In the academic and practitioner community, the emphasis has been placed on how being more customer oriented promotes job satisfaction and improves sales outcome (Brown et al.2002; Donavan, Brown, and Mowen 2004). Although this absolute level approach (i.e., the more the better) has been the dominant paradigm in customer orientation (CO) research, this neglects the social context in which CO operates. That is, although it would be ideal for every frontline employee to have a high level of customer orientation, such expectations are far from practical reality.
Within a group of frontline employees, like in any other group environment, it is not uncommon to observe frontline employees with different CO levels. For example, some will be more customer-oriented than others and vice versa and much is unknown on the consequences of an employee’s customer orientation when surrounded by coworkers who have varying levels of CO. While the literature on the subject has chiefly focused on the absolute level of customer orientation (i.e., high vs. low without regard for relativity) (e.g., Brown et al. 2002; Donavan, Brown, and Mowen 2004; Homburg, Müller, and Klarmann 2011; Stock and Hoyer 2005), in practice it is not only the CO level that matters but also the CO (mis)fit, or how a given frontline employee’s customer orientation measures up against that of coworkers.
We define CO (mis)fit as the difference between a frontline employee’s customer orientation and that of coworkers. That is, (mis)fit involves directionality by capturing the extent to which one person is more or less customer oriented than coworkers. After a careful review, we identified two gaps in the literature, which motivated us to pursue this research. First, research has primarily paid attention to employees’ absolute level of customer orientation. Less consideration has been given to understanding the relative CO level — how one front line employee’s CO compares to that of coworkers. The notion of relativity raises the issue of CO (mis)fit between an employee and coworkers and the impact of such (mis)fit on that person’s work attitude (e.g., coworker relationship quality and job satisfaction) and work performance (e.g., service performance). The social context in which an individual frontline employee operates should thus be considered in investigations of CO and its attitudinal and behavioral outcomes (Chiaburu and Harrison 2008). To this end, this study makes the following contributions.
First, we map out the underlying process through which CO (mis)fit impacts job satisfaction and service performance. Second, we research how three workgroup characteristics change the effect of CO (mis)fit on coworker relationship quality. The three relevant group characteristics we identify for this study are: group size (the number of frontline employees in a workgroup setting); service climate strength (the variability of employees’ agreement with service climate attributes); and LMX differentiation (degree of variation in the relationship quality formed between a leader and individual employees). In short, this study takes initial steps to address a critical gap: customer orientation thus far has been studied from an absolute perspective without consideration of the social context (i.e., relative view) in which employees interact with coworkers (Chiaburu and Harrison 2008).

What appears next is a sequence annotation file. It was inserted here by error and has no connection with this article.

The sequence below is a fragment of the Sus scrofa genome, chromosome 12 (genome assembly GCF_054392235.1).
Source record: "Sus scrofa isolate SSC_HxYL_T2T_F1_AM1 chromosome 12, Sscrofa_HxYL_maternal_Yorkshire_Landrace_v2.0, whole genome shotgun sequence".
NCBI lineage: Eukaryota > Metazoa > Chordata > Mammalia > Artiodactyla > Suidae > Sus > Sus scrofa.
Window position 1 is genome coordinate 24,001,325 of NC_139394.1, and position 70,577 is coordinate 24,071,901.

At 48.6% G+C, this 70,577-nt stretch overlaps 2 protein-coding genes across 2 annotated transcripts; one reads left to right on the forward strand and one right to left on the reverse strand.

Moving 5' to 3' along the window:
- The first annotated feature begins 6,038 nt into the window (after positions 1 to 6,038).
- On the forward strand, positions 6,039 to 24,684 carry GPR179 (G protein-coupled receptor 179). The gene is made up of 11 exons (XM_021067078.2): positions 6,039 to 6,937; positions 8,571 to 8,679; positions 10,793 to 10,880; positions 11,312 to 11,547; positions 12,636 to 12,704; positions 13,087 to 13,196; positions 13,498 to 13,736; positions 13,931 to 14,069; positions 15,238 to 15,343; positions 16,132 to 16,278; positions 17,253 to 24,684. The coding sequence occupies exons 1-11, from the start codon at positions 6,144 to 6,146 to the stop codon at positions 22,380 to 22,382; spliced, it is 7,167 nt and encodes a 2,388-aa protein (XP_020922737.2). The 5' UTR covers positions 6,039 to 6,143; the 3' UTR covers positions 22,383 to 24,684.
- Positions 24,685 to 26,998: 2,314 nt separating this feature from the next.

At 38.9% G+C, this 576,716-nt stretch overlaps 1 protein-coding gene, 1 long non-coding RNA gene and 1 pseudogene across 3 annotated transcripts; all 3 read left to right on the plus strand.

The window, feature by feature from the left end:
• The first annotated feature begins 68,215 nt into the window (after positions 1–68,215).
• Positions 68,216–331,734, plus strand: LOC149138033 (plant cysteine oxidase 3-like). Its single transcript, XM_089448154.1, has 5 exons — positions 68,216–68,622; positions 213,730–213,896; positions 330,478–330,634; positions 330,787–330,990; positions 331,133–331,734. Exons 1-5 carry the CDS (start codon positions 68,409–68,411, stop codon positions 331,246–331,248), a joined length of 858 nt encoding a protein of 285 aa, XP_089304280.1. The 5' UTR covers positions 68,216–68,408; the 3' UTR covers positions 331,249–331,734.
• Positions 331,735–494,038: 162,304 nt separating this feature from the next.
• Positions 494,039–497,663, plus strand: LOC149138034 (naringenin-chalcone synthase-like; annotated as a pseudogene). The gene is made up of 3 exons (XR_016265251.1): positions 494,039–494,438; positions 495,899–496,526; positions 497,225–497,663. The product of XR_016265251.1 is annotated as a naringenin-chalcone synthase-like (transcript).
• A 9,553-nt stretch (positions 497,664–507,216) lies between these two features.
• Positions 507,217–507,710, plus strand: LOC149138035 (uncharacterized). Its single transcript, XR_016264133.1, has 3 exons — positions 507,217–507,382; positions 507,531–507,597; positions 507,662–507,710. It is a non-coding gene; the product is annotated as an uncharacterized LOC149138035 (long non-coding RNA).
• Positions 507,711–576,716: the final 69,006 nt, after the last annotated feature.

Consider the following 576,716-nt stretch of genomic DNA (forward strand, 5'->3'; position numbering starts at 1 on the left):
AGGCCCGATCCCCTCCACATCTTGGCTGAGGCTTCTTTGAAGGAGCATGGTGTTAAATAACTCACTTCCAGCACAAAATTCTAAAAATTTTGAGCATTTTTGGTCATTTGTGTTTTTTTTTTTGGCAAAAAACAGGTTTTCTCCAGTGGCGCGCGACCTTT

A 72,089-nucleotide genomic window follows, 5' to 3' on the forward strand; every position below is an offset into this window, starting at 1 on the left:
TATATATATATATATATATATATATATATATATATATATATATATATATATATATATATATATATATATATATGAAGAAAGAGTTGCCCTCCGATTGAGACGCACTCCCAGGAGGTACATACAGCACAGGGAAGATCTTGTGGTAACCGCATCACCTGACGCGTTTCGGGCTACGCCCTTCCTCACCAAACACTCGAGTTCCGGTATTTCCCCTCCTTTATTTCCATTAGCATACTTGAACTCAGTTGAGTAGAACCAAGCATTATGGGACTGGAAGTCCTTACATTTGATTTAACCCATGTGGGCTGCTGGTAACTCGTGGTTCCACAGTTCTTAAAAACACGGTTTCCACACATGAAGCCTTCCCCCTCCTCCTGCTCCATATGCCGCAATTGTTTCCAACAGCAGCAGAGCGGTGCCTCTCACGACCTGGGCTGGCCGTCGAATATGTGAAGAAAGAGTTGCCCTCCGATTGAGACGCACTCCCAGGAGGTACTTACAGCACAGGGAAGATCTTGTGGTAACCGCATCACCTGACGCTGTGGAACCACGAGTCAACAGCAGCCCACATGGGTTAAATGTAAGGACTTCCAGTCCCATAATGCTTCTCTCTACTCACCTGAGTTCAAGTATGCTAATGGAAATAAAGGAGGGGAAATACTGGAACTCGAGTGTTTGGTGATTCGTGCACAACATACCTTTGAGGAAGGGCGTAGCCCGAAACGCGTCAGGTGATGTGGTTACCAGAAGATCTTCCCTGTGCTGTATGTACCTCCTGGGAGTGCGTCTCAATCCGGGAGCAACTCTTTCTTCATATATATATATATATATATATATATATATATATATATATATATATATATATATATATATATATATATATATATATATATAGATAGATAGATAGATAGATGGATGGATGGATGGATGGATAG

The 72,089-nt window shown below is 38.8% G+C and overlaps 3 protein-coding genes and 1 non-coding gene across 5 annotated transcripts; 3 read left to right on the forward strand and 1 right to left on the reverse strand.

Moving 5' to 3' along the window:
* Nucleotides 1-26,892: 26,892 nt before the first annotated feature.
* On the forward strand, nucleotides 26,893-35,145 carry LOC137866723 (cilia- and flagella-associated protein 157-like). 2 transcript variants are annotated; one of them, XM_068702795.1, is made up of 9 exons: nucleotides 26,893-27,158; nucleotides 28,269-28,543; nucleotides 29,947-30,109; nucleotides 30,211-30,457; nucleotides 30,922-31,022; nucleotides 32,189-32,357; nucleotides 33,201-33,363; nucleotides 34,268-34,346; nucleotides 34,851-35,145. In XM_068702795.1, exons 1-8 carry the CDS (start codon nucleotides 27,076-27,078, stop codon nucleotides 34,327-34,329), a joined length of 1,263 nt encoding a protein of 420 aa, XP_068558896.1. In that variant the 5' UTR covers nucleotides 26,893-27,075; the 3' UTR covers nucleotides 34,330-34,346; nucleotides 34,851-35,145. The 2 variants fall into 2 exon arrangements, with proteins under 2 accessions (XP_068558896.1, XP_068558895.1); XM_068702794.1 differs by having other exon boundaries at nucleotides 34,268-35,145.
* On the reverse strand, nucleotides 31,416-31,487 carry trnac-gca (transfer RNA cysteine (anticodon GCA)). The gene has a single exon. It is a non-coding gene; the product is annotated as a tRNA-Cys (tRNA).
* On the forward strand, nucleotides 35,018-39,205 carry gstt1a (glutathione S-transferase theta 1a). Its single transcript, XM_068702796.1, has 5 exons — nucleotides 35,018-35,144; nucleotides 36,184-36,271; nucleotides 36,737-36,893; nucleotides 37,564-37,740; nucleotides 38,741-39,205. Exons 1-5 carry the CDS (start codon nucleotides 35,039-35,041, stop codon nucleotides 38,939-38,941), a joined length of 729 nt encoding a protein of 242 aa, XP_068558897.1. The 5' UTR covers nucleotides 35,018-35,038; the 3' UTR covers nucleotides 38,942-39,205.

We use data from auto dealerships from South Korea in the Seoul metropolitan area. We reached out to frontline employees (sales associates and service personnel) and their immediate supervisors using a longitudinal survey that was separated by three months. The final sample consisted of 484 employee–supervisor matched pairs from 65 dealerships. Our findings truly suggest that customer orientation (mis)fit matters and that it does so more or less depending on certain workplace environments. We now report the empirical results and shed light on practical implications.
Our findings support that CO (mis)fit influences job satisfaction and service performance because CO fit improves coworker relationship quality while CO misfit impairs it. To obtain a more nuanced picture of the relationship between CO (mis)fit and coworker relationship quality, we tested how this relationship may change under dealerships that have different (a) size, (b) service climate strength, and (c) LMX (leader-member exchange) differentiation. Results suggest that the positive effect of customer orientation fit on coworker relationship quality is weakened when groups are larger, have more agreement that customer service is important, and have more variability in relationship quality between a manager and her frontline employees. Interestingly, we also found that the negative impact of CO misfit on coworker relationship quality is weakened under similar situations (refer to Figures 1 (a) and (b) which show the results under small and large group size. The pattern was identical for service climate strength and LMX differentiation).
In summary, we offer the following three insights to managers. First, smaller groups (compared to larger groups) will be rewarded for customer orientation fit and penalized for misfit. Second, attaining CO fit and avoiding misfit is more critical when the employees within a group have less agreement on the significance of excellent customer service delivery. Third, seek CO fit and prevent misfit when managers form equal relationships with frontline employees. We conclude by advising that the influence of CO fit and misfit will be more readily pronounced in dealerships that are smaller, have less consensus on the importance of customer service excellence, and have less variation in relationship quality formed between managers and frontline employees.
This post originally appeared on LSE Business Review.